I Got The Show Right Here: The Amazing, True Story of How an Obscure Brooklyn Horn Player Became the Last Great Broadway Showman

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Guys & Dolls...The Boyfriend...How to Succeed in Business Without Really Trying...Can-Can... These are just a few of the many Broadway shows produced by the legendary Cy Feuer, who, in partnership with the late Ernest H. Martin, brought to life many of America's most enduring musicals.
Cy Feuer was at the center of these creations, as well as the films based on two of Broadway's most exceptional musicals, Cabaret and A Chorus Line. He was the man in charge, the one responsible for putting everything together, and -- almost more important -- for holding it together.
Now, at age ninety-two, as Cy Feuer looks back on the remarkable career he had on Broadway and in Hollywood, the stories he has to tell of the people he worked with are fabulously rich and entertaining.
  • There's Bob Fosse, a perfectionist with whom Feuer did battle over the filming of the movie Cabaret.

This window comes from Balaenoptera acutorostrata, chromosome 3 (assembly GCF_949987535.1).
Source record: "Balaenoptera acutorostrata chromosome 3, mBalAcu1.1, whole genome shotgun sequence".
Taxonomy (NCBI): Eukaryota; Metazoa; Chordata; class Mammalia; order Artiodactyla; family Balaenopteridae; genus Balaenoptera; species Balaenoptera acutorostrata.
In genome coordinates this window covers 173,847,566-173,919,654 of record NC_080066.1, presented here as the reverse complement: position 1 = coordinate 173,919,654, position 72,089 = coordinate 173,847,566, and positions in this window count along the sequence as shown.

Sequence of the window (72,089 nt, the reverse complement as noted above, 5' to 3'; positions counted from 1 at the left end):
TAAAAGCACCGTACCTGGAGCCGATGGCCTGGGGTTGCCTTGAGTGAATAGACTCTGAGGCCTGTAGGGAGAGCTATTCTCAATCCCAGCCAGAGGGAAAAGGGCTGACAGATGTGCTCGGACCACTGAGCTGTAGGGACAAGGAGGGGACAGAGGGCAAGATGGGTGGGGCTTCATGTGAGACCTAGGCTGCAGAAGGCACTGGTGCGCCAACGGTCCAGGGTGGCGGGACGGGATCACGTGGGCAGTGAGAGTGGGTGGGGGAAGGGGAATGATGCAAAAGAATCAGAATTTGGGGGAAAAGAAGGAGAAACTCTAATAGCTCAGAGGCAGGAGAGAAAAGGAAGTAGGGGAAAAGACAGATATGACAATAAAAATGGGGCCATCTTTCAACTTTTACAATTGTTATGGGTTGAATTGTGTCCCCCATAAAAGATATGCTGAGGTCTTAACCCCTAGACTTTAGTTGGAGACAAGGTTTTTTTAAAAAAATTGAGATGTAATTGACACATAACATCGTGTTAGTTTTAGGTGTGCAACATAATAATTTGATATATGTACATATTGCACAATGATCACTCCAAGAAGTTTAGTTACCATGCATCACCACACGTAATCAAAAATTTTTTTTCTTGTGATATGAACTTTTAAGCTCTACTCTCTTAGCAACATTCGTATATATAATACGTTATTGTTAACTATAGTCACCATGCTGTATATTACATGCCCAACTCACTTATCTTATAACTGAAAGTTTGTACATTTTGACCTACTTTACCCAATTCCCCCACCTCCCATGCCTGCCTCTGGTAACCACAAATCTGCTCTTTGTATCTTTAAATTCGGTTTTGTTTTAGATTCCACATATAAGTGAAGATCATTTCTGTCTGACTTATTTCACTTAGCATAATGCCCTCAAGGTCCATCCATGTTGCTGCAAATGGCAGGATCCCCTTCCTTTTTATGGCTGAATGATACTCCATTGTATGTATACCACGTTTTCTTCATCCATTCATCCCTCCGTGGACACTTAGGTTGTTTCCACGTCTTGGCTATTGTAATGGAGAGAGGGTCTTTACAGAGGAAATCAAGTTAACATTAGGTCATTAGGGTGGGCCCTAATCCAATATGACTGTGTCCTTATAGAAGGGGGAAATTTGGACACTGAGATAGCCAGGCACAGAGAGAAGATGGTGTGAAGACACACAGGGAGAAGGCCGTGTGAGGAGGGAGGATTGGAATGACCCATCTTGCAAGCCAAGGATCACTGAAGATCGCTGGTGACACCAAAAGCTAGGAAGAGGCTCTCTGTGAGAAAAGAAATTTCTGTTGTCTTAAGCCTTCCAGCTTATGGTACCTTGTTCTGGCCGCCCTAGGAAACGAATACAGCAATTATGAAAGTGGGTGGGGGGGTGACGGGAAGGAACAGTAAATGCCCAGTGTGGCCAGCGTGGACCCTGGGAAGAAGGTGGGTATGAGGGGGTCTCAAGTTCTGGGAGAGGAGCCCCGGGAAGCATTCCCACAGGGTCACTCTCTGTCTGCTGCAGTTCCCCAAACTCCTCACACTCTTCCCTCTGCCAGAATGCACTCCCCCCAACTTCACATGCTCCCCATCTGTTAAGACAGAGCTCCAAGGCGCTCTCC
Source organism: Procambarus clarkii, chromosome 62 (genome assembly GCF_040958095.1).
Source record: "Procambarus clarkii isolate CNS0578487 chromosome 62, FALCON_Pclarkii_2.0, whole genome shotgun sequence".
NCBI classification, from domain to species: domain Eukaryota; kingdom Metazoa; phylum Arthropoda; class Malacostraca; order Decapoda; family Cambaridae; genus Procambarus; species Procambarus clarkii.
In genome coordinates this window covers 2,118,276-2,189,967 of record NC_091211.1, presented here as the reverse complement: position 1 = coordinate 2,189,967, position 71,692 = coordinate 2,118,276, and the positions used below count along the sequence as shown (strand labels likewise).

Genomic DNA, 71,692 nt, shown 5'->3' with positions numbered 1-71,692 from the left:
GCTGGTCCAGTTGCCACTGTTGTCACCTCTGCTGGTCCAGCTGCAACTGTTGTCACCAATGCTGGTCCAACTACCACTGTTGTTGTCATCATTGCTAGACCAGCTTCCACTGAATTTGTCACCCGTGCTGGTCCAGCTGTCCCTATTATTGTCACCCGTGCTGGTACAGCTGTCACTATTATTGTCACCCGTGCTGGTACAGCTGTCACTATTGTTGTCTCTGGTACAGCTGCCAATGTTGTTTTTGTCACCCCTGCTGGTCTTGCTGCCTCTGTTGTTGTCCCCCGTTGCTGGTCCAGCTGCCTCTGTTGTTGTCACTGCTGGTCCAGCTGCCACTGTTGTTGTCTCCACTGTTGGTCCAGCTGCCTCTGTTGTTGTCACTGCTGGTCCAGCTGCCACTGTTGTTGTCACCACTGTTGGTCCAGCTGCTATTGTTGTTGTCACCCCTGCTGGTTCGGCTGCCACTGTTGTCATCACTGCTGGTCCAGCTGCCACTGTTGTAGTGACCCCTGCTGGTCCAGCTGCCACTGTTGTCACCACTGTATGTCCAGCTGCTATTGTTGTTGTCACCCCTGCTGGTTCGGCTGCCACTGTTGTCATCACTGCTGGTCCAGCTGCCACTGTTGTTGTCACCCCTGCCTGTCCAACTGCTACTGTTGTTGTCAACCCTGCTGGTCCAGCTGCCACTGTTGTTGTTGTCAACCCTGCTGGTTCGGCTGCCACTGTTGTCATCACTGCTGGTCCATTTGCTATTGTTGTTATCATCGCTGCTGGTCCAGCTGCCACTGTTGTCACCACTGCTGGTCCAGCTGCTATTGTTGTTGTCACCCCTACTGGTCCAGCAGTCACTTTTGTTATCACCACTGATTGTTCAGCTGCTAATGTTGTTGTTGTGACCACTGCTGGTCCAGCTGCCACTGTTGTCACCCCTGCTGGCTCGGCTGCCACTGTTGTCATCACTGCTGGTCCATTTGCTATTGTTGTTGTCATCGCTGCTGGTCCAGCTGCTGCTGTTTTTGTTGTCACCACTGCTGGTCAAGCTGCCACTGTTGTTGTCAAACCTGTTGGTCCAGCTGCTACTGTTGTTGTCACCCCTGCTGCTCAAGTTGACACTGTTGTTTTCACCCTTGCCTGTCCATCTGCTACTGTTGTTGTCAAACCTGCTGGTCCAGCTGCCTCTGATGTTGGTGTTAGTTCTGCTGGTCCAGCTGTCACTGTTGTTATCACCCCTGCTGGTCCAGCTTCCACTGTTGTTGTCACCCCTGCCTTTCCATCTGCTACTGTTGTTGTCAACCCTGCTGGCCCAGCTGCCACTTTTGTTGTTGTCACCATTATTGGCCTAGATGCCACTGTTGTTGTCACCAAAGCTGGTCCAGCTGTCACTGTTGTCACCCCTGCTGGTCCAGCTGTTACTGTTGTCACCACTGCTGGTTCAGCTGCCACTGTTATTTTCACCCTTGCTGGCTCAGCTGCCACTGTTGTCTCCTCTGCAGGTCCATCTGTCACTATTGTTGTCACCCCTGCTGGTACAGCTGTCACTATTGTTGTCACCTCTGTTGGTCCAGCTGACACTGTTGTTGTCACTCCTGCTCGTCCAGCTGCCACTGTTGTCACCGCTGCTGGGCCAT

• There's Frank Loesser, the brilliant and explosive composer of Guys & Dolls, Where's Charley?, and How to Succeed...
  • There's Liza Minnelli, star of both the movie Cabaret and the Broadway musical The Act, whose offstage activities threatened to disrupt the show.
  • There's the contentious George S. Kaufman, the librettist and director whose ego was almost as great as his talent.

Add to the list such glamorous figures as Cole Porter, Julie Andrews, Abe Burrows, Gwen Verdon, John Steinbeck, Martin Scorsese, and George Balanchine, and you have a sense of the unbeatable cast of characters who populate this fabulous story of a young trumpet player from Brooklyn who became musical director for the Republic Pictures film studio, then feverishly tackled Broadway, back when "putting on a show" did not require the support of major corporations, and when dreams of overnight success really did have a chance of coming true.
Funny, witty, and immensely entertaining, I Got the Show Right Here is a treat for anyone who loves show business, a story wonderfully told by one of Broadway's greatest and most talented producers.
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Additional Information

Publisher
Simon and Schuster
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Published on
May 11, 2010
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Pages
288
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ISBN
9780743236836
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Language
English
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Genres
Biography & Autobiography / Entertainment & Performing Arts
Biography & Autobiography / General
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Content Protection
This content is DRM protected.
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Eligible for Family Library